Alas, our preparedness to deal with calamity is as rag-tag as ever. Far from having a defence system against elemental fury, the Central and State Governments seem to be banking on hope that any future disaster would not be as destructive as the last. Think. India is the 14th most vulnerable country in the world, due to extreme weather-related events states the 2019 Global Climate Risk Index Report with floods being the most frequent disaster accounting for 52% of calamities total occurrences.
Around 40 million hectares of land is exposed to floods (12% of the country’s total land area), 76% of India’s coastline is cyclones and tsunamis prone, about 6.5 million acres of crop is submerged and more than 20 lakhs cattle heads perish. With neither the Central Disaster Management Authority nor the State Disaster Boards implementing any project properly.
Worse, it is a tell-tale of total apathy of an insensitive Administration in various States that do not spare even ecologically sensitive zones to satiate their greed thereby making them more vulnerable to climate change. Of rulers who ignore experts who in turn, blame it on lessons not learnt by successive Administrations.
Largely because flood policies are based on the assumption that flood disasters result from nature’s actions and are not man-made. Whereas, in actuality the damage is caused by human error, mainly, poor land management and myopic flood-control strategies. This was underscored by the CAG 2010 report which lamented the country’s disaster management preparedness and warned of impending catastrophe including severe natural ecology hazards.
Loss of green spaces which can reduce flood intensity and soil erosion has added to the problem along-with concretization, unplanned urbanisation alongside nature’s fury. Concerted efforts are needed like massive afforestation and soil conservation programmes throughout the country. Reforesting of the Himalayas would be a beginning in this direction.
Our polity needs to emphasis on national priorities, take into account local realities and involve experts and environmentalists who would evaluate the ecological problems, study its context and be involved in decision and policy-making. With special emphasis on problems created by burgeoning population and its impact on the local eco-system, growth of hap-hazard housing, environmental insanitation and decay, drainage and stagnant water bodies.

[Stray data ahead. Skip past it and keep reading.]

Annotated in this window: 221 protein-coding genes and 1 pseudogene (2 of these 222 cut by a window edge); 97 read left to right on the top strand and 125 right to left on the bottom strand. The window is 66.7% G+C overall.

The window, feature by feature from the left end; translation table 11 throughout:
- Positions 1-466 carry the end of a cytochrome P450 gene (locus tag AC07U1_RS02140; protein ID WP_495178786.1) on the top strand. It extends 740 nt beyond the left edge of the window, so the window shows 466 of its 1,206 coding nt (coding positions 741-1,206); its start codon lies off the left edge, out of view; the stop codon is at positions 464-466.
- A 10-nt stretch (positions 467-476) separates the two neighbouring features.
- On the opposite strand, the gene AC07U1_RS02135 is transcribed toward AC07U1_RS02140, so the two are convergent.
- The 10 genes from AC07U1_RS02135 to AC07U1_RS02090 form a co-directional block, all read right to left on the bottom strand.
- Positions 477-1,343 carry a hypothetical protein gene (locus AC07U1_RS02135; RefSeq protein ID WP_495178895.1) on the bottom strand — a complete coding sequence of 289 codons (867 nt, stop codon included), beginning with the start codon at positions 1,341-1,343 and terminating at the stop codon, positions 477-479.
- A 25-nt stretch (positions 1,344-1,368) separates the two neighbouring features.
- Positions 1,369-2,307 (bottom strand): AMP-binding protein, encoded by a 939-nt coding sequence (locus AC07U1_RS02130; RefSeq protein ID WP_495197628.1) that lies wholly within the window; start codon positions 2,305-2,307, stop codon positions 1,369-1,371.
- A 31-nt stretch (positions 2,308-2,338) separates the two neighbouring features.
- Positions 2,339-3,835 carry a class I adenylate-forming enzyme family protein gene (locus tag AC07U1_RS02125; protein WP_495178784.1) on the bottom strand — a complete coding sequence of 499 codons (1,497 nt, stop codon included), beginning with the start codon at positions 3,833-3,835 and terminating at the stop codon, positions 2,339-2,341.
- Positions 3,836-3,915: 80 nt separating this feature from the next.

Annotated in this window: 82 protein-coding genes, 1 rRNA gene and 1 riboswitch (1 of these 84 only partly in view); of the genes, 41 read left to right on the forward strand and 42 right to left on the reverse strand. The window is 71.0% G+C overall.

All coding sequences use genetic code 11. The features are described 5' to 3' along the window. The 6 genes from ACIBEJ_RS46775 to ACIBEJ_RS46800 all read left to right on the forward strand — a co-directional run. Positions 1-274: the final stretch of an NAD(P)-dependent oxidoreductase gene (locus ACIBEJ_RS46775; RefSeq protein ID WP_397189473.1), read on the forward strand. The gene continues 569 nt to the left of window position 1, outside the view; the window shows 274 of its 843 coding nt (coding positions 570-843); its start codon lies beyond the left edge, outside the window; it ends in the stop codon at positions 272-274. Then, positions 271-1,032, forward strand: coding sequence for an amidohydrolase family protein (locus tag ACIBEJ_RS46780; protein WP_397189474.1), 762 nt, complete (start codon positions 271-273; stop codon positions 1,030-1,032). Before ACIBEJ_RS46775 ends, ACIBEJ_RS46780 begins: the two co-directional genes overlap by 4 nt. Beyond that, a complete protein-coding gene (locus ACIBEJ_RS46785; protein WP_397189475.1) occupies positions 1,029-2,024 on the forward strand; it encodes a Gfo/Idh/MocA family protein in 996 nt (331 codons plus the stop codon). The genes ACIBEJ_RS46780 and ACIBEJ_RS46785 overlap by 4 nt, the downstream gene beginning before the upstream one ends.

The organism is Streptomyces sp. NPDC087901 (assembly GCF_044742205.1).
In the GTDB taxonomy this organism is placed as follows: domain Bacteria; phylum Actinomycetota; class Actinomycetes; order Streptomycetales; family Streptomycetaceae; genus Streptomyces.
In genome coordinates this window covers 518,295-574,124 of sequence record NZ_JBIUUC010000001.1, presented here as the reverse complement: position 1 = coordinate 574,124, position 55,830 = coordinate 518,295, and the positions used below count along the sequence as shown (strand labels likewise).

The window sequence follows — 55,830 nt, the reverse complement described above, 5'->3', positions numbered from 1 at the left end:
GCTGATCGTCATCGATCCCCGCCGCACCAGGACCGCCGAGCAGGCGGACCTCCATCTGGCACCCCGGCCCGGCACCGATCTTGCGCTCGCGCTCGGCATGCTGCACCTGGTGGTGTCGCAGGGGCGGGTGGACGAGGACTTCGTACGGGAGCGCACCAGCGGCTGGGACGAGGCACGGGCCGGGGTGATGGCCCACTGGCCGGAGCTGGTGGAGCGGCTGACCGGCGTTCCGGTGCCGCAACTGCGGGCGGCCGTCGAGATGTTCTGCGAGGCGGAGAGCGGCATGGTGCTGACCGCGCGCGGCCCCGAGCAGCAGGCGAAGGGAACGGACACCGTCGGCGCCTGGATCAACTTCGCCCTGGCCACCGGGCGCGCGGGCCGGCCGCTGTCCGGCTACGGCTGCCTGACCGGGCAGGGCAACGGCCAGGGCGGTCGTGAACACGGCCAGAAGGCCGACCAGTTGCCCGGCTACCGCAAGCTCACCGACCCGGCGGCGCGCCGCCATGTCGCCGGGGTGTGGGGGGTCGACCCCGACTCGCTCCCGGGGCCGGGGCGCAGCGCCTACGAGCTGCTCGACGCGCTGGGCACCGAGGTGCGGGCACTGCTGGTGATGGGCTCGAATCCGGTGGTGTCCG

The need of the hour demands action. Blue-prints and discussions are not going to help unless and until the Government starts implementing those master-plans dumped in dusty Government corridors. Even as NaMo bulldozes ahead with grand designs to develop India in to a super power, this season’s devastating floods shows, fixing today’s flood-prone metropolises is a more pressing task.
High time our leaders pull up their bootstraps instead of going through ritual circus albeit shedding copious glycerin tears in the hope these would wipe the hear-wrenching cries for help and facilitate votes at election time. If lakhs are displaced, toh ki faraak painda hai in our billion plus population?
The writing is clearly on the wall. Netas have to shed reluctance to focus on long-term rather than short-term planning. India must improve its planning to reduce the potential impact of disasters before they occur. Communication and connectivity are vital as one moves from simple forecasting to impact forecasting and ensure information flows faster than the floodwater.
We need neither a bleeding heart nor blindness to know what should be done. For if we still elect to do nothing about disaster it only holds out promises of more misery, more wrenching news bulletins and more cries. Remember, life is not collating numbers, but flesh and blood with beating hearts. Can we just let them bleed? — INFA